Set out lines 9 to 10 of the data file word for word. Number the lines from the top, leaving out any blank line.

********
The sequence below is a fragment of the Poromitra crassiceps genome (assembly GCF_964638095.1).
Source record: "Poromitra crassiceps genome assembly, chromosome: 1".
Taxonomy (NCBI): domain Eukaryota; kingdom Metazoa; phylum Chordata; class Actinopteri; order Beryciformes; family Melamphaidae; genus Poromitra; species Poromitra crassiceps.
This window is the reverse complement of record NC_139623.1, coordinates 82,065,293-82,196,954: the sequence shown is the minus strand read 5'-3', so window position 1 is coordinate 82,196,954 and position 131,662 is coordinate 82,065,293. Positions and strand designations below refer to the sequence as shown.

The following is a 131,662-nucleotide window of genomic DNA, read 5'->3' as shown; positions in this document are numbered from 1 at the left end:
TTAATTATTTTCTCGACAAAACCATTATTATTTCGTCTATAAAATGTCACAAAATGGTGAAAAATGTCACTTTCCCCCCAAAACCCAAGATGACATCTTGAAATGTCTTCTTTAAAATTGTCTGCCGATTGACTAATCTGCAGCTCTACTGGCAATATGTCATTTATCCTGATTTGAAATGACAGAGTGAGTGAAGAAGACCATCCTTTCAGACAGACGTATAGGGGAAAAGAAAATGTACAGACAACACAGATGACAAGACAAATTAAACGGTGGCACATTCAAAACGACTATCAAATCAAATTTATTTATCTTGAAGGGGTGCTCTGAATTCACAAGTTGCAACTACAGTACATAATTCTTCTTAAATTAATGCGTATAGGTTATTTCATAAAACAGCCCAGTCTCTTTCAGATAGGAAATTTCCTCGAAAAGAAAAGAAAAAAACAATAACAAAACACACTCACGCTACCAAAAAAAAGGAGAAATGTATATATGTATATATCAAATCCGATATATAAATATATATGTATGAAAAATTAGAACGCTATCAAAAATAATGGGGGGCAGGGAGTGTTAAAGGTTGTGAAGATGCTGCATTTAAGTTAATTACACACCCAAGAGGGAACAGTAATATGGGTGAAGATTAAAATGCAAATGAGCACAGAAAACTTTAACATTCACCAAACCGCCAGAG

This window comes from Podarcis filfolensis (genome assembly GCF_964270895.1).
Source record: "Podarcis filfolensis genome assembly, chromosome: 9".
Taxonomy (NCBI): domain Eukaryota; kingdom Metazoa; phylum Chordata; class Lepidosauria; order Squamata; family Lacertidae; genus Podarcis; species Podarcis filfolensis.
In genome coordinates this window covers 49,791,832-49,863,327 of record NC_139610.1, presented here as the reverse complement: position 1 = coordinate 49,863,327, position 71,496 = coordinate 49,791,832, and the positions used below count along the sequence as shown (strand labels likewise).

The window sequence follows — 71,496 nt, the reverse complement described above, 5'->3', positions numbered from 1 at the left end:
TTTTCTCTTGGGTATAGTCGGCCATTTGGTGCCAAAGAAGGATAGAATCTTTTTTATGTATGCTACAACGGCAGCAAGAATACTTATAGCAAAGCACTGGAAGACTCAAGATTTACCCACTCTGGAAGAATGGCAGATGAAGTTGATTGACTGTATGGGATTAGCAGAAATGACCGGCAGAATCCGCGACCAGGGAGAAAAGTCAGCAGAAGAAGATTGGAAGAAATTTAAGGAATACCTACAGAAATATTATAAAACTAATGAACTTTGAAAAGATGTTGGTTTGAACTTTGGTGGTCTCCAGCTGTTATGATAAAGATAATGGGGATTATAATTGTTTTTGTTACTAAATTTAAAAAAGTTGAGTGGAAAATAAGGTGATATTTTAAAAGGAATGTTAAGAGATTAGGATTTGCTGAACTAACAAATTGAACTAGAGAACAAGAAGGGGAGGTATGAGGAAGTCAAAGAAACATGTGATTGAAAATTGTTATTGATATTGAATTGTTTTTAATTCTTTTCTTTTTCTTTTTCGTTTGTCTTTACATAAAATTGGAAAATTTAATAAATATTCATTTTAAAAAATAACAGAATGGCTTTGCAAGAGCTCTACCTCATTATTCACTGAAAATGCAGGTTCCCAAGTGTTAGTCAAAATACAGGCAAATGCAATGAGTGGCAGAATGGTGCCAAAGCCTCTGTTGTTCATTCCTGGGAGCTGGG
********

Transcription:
Taxonomy (NCBI): domain Eukaryota; kingdom Metazoa; phylum Chordata; class Lepidosauria; order Squamata; family Lacertidae; genus Podarcis; species Podarcis filfolensis.
In genome coordinates this window covers 49,791,832-49,863,327 of record NC_139610.1, presented here as the reverse complement: position 1 = coordinate 49,863,327, position 71,496 = coordinate 49,791,832, and the positions used below count along the sequence as shown (strand labels likewise).